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363 Phil. 454


[ A.M. No. P-94-1107, March 03, 1999 ]




Before us is a complaint for gross insubordination, falsification of public records, and immorality filed by Atty. Carmelina Ceniza-Guevarra, Branch Clerk of Court of Branch-48, Regional Trial Court, Puerto Princesa City against Celerina R. Mabanua, Court Stenographer of the same branch.

Complainant charged respondent with (1) gross insubordination, for unjustifiably refusing to report for duty, to sign a receipt for office equipment in her care, and to transcribe her stenographic notes despite several directives to do so; (2) falsification of public records, for falsifying her Daily Time Record with respect to her time of arrival and attendance in the office; and (3) immorality, for her doubtful civil status.[1]

Respondent denied complainant's allegations. She claimed that the complaint was meant as a retaliation to the complaint for abuse of authority which she filed against complainant only a few days earlier.

Meanwhile, in A.M. NO. 95-10-322-RTC, the Court, in a resolution dated Oct. 24, 1995, ordered that respondent be dropped from the service effective December 1, 1994, for having gone on absence without leave from December 1, 1994 to October 24, 1995.[2]

On February 14, 1996, the Court referred the case at bar to the Office of the Court Administrator for evaluation, report and recommendation.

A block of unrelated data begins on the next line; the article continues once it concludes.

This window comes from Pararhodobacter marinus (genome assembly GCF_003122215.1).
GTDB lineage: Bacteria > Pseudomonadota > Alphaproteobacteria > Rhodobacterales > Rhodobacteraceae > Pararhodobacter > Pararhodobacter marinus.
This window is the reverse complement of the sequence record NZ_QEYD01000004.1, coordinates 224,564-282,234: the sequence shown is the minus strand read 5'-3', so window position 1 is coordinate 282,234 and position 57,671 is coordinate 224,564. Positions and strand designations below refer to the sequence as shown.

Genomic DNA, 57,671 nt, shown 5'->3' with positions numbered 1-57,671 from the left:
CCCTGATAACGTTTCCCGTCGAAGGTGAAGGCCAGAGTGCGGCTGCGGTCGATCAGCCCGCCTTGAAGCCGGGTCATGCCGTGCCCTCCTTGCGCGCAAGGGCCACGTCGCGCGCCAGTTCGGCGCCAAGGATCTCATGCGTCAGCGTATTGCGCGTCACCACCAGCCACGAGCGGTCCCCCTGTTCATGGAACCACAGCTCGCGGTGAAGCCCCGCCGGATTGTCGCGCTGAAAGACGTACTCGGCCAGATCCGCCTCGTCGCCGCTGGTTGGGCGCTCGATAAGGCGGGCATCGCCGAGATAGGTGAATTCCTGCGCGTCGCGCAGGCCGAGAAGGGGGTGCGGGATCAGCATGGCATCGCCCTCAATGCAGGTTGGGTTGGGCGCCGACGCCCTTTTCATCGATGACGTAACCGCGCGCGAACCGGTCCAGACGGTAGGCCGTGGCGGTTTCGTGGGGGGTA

Following a request made by the Office of the Court Administrator, complainant furnished OCA a list of 18 cases wherein the stenographic notes taken by respondent remain untranscribed. Respondent had failed to transcribe and submit these transcripts despite being ordered to do so by different judges.[3]

In a resolution dated August 19, 1996, this Court ordered the arrest and detention of respondent until she shall have transcribed all the stenographic notes she had yet to submit. We also ordered the withholding of any salary or benefit due her until she shall have complied with our directive.

Respondent moved for a reconsideration of this order. She explained that, even before her arrest, she was already reconstructing her notes for transcription. However, a flash flood occurred at the office of Branch 48, after one of the faucets inside was left open throughout the night. Respondent said her notes were stored in a box placed on the floor of the office, and this box was found soaked next morning. Thus, she could no longer retrieve her notes.

Respondent also asked to be released so she could find work and care for her two children.

This Court then ordered respondent's temporary release and referred the matter to Executive Judge Panfilo Salva for investigation.

In his report dated December 8, 1997, Judge Salva recommended that respondent be dismissed from the service, as she admitted in a hearing held on august 28, 1997, all the allegations in the complaint except those concerning falsification of public records.[4] Judge Salva noted that respondent had earlier been dropped from the service, which in his opinion is tantamount to her dismissal.

Judge Salva likewise observed that as of the date of his report, respondent had not submitted any transcript notwithstanding this Court's order for her to do so. Judge Salva recommended that respondent be declared in contempt of court and punished accordingly.